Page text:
President Reagan will make a whirlwind visit to South Florida Wednesday because he is "pleased with the performance" of the special drug task force established there and he "wanted to personally tell the working people how he felt," a White House official said yesterday.
The president will arrive in Miami tonight, and will spend 40 minutes Wednesday morning making two speeches, getting briefed by the crew of a Coast Guard cutter and touring an exhibit that Washington officials said will probably include seized marijuana and cocaine.
His schedule calls for Air Force One to take off shortly after noon for the return trip to Washington.
At his first stop, the president will receive a 10-minute closed briefing on the Coast Guard's drug interdiction program to block drugs from entering the country by stopping ships on the ocean. Then he will stand at dockside and as part of his five-minute remarks, present a commendation to the crew of the cutter Dauntless for their anti-drug work and conclude, according to sources, by turning and giving a military-style salute to the crew gathered on the deck of the ship. To capture that salute, a single network pool television camera will be allowed aboard the cutter.
"This is not a big publicity stunt," one official in Washington said yesterday. The president plans to do some "morale building" among the members of the task force, he said.
At the president's second stop of the day, Homestead Air Force Base, there will be a 15-minute tour, according to sources, through a series of exhibits including a Cobra helicopter of the type used to follow drug smugglers. In addition, federal agents will be standing by, available to answer questions on undercover drug operations.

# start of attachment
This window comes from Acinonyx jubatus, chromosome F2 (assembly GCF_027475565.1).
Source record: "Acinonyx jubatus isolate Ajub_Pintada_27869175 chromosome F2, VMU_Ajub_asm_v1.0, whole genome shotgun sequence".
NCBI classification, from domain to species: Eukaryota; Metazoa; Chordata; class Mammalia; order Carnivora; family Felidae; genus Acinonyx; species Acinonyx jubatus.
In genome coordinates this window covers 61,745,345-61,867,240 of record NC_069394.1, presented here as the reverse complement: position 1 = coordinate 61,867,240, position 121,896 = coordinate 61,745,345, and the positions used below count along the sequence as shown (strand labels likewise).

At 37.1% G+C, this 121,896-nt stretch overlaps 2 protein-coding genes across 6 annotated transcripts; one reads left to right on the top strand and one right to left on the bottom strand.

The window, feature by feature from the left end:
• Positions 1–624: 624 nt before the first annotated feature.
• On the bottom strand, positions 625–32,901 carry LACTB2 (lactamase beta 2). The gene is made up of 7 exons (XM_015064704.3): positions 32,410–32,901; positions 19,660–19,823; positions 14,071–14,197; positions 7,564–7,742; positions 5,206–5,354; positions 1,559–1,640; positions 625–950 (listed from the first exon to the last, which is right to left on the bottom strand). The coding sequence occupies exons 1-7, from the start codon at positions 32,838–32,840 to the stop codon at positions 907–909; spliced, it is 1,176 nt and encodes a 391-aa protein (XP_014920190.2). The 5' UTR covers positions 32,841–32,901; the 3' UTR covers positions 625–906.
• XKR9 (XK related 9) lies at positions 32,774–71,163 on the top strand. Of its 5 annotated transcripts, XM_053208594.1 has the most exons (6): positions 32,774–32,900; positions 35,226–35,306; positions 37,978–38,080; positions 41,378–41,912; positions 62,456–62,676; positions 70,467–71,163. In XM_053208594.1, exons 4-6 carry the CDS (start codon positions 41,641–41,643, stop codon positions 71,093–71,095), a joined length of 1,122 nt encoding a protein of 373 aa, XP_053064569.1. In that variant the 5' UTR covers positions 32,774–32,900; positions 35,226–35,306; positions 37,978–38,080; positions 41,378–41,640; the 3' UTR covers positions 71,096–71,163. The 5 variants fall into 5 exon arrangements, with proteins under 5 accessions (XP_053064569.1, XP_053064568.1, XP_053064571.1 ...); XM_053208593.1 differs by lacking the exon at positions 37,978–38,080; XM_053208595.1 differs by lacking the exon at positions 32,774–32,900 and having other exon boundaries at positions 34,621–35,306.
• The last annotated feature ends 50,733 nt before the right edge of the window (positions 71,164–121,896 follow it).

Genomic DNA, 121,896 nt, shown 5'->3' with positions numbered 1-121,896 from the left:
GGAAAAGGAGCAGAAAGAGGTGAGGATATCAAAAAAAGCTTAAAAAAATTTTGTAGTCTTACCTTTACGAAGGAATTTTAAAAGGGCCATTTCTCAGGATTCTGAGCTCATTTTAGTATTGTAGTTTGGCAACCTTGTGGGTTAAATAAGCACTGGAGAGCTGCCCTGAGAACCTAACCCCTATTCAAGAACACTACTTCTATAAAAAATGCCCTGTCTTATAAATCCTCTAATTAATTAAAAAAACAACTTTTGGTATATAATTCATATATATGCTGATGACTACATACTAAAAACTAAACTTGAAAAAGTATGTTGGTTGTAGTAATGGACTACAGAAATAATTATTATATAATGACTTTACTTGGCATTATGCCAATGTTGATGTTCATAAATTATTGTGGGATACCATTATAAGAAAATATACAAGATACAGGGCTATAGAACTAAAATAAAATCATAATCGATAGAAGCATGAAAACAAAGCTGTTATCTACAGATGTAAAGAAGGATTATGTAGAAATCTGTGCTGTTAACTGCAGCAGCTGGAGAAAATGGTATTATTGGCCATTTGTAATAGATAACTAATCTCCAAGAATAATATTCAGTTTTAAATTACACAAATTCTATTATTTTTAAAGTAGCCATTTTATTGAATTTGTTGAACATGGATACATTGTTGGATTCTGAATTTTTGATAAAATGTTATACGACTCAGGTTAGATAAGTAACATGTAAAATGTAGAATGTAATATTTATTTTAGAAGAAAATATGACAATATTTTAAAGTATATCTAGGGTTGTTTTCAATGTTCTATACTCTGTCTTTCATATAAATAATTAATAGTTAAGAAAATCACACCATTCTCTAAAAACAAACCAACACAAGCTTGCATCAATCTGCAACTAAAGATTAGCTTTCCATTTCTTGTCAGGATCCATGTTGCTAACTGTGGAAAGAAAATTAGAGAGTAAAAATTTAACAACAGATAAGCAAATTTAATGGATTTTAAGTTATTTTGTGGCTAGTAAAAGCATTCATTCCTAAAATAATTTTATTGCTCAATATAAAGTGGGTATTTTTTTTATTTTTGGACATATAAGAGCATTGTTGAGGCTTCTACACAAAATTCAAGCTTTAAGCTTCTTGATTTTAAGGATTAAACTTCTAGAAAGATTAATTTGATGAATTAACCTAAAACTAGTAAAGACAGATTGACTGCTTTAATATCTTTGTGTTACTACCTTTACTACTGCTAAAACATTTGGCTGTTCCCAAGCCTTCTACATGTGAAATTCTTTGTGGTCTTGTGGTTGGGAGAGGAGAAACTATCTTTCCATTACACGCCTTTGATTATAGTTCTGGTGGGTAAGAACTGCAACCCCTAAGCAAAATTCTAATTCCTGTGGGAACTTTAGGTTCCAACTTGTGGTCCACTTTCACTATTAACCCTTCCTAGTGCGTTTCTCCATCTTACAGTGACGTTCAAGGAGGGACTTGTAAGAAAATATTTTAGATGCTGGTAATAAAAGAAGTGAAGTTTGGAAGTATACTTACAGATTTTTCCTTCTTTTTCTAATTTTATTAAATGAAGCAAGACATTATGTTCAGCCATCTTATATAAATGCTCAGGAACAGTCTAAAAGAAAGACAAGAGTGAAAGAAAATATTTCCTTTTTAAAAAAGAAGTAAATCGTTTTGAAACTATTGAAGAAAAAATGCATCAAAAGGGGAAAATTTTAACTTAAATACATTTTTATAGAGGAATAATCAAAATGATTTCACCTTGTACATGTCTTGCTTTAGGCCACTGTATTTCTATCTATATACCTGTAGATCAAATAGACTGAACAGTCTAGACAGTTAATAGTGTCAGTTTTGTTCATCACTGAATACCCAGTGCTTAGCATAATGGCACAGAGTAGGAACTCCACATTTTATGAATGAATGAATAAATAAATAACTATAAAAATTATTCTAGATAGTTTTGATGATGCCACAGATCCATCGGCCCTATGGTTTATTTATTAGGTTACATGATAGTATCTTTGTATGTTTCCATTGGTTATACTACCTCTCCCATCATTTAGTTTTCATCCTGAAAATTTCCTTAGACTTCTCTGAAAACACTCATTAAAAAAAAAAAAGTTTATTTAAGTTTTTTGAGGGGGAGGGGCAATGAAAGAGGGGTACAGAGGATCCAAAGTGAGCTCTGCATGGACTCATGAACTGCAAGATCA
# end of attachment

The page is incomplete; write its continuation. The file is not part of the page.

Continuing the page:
Finally, Reagan's second speech of the day, expected to last 10 minutes, will be to a gathering in a hangar that will include individuals working on the task force and the 50-person executive committee of the Miami Citizens Against Crime, a private organization that spurred the original creation of the task force.
The Miami trip "has been pending since the election campaign," an aide said yesterday, but White House planners held off "because it would look too political."
Since the Nov. 2 midterm election, Reagan aides said, the planners have looked for a time when they could "go to Miami in conjunction with some other appearance."
That opportunity apparently came when the president accepted an invitation to speak this afternoon at the convention of the United States League of Savings Associations and link it to a fund-raiser later today for Louisiana Gov. David Treen, who is up for reelection next year.
The South Florida task force was organized last January under the direction of Vice President Bush to fight the wave of violent crime in Miami that stemmed from the area's drug trade. Its staff of 914 was mostly existing personnel borrowed from around the country, a move that avoided any expenditure of new funds but cut back on activities in other areas.
One Reagan aide said yesterday the task force "had broken the back of Miami's reign of violence." Although the interdiction program has made only a slight dent in the amount of incoming drugs, he said, "It has shown we have the capability to have an impact if we get all the federal agencies working together."
Last Oct. 14, Reagan announced that the South Florida task force had been so successful, he planned to set up 12 new drug task forces covering the remainder of the country and involving the hiring of 1,200 additional agents and prosecutors with an estimated start-up cost this year of $160 million to $200 million.
At the time of the president's statement, however, officials at the Office of Management and Budget and the agencies involved had not settled on where the money would come from to start the additional task forces.
As of yesterday, no agreement had yet been reached on funds for the new task forces. Meanwhile, the dollar costs of the present South Florida program have begun to cut into other law enforcement programs, according to federal officials involved.
For example, law enforcement sources said yesterday that the transfer of drug investigators into the South Florida task force has disrupted a number of heroin investigations in other parts of the country.